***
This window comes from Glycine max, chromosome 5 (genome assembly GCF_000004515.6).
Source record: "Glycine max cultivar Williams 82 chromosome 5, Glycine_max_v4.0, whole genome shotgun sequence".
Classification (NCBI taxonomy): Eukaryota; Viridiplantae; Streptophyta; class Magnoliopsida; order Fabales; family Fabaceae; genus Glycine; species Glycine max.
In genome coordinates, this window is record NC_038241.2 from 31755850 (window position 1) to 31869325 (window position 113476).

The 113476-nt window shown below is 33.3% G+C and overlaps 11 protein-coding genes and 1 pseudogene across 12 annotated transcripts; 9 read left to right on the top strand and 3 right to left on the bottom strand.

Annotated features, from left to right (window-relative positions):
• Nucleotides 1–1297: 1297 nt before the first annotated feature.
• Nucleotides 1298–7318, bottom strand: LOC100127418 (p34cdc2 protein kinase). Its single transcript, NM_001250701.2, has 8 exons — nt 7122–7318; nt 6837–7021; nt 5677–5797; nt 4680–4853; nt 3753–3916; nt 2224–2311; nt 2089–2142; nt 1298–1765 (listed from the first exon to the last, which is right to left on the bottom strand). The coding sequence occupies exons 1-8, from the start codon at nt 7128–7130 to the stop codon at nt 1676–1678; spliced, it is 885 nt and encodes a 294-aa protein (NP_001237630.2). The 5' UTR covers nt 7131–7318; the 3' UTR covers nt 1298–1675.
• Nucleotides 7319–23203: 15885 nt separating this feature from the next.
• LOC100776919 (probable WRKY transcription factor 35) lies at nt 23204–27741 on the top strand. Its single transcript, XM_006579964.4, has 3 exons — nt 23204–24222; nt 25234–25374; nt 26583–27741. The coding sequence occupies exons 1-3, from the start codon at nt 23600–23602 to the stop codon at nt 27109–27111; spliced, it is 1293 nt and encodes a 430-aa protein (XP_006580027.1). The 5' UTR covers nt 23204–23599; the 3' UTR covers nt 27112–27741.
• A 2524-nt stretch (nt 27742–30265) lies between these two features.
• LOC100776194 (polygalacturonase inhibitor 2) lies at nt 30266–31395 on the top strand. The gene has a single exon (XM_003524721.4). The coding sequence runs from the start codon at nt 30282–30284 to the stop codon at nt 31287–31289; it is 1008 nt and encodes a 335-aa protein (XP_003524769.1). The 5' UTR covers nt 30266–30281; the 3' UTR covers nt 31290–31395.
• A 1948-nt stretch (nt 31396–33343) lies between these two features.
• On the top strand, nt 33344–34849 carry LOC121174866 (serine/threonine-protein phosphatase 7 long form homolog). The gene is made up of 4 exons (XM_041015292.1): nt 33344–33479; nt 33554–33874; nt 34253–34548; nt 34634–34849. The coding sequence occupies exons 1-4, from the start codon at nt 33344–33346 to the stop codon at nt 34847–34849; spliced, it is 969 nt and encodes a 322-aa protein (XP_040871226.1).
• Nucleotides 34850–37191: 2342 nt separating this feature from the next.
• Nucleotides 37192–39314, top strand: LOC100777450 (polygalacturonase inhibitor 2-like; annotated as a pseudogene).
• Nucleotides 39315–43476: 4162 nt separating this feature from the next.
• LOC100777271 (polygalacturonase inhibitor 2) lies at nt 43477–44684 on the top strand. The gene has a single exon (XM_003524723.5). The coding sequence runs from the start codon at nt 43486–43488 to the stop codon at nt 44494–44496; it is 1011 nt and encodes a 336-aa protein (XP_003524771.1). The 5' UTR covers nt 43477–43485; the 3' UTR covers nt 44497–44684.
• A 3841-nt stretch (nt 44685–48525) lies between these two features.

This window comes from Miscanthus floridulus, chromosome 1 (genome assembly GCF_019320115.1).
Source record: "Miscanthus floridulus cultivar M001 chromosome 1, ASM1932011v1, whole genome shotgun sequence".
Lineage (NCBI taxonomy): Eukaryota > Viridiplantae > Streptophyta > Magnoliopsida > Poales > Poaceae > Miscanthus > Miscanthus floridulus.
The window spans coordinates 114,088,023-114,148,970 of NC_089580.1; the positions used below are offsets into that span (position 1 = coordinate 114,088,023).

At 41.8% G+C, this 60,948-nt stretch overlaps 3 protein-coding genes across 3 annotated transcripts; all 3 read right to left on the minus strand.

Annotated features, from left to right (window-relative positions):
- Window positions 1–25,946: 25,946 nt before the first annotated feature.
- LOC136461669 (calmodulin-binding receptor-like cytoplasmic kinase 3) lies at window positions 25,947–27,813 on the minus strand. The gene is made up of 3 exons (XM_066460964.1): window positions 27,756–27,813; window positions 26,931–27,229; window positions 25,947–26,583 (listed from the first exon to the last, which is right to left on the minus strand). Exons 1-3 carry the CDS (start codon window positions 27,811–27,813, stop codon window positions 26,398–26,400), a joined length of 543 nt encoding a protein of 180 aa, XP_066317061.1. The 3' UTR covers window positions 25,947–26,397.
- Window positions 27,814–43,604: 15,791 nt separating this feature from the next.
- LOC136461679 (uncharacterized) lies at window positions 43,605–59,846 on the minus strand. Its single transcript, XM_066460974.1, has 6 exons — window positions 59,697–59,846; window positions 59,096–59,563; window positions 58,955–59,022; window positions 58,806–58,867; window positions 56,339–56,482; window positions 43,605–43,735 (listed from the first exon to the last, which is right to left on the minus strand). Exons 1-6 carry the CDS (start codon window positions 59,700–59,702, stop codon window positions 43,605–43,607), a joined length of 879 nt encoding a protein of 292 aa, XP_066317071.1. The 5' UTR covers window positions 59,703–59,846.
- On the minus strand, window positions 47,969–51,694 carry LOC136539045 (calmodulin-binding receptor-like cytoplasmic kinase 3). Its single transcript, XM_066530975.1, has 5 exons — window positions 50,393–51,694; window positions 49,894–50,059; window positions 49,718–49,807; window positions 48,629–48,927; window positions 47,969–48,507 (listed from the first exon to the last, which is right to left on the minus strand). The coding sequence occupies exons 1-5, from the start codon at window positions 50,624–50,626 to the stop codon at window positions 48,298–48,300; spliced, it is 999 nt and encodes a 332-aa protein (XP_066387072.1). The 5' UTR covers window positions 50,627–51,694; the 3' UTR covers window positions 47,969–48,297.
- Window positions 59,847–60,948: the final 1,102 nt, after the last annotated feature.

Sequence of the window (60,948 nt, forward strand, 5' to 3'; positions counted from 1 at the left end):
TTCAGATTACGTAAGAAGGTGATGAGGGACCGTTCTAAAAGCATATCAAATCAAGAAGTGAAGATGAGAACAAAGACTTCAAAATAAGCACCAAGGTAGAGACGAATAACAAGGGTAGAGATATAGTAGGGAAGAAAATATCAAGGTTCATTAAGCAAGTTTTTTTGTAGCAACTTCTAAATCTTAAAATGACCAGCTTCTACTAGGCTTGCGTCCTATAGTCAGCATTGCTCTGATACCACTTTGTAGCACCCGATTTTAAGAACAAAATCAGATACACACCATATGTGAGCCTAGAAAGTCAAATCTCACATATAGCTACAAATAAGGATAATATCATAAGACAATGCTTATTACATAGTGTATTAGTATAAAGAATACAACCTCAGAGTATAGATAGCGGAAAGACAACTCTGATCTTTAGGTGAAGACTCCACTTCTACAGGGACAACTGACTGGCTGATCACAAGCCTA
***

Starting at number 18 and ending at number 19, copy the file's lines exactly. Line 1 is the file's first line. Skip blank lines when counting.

• LOC100777271 (polygalacturonase inhibitor 2) lies at nt 43477–44684 on the top strand. The gene has a single exon (XM_003524723.5). The coding sequence runs from the start codon at nt 43486–43488 to the stop codon at nt 44494–44496; it is 1011 nt and encodes a 336-aa protein (XP_003524771.1). The 5' UTR covers nt 43477–43485; the 3' UTR covers nt 44497–44684.
• A 3841-nt stretch (nt 44685–48525) lies between these two features.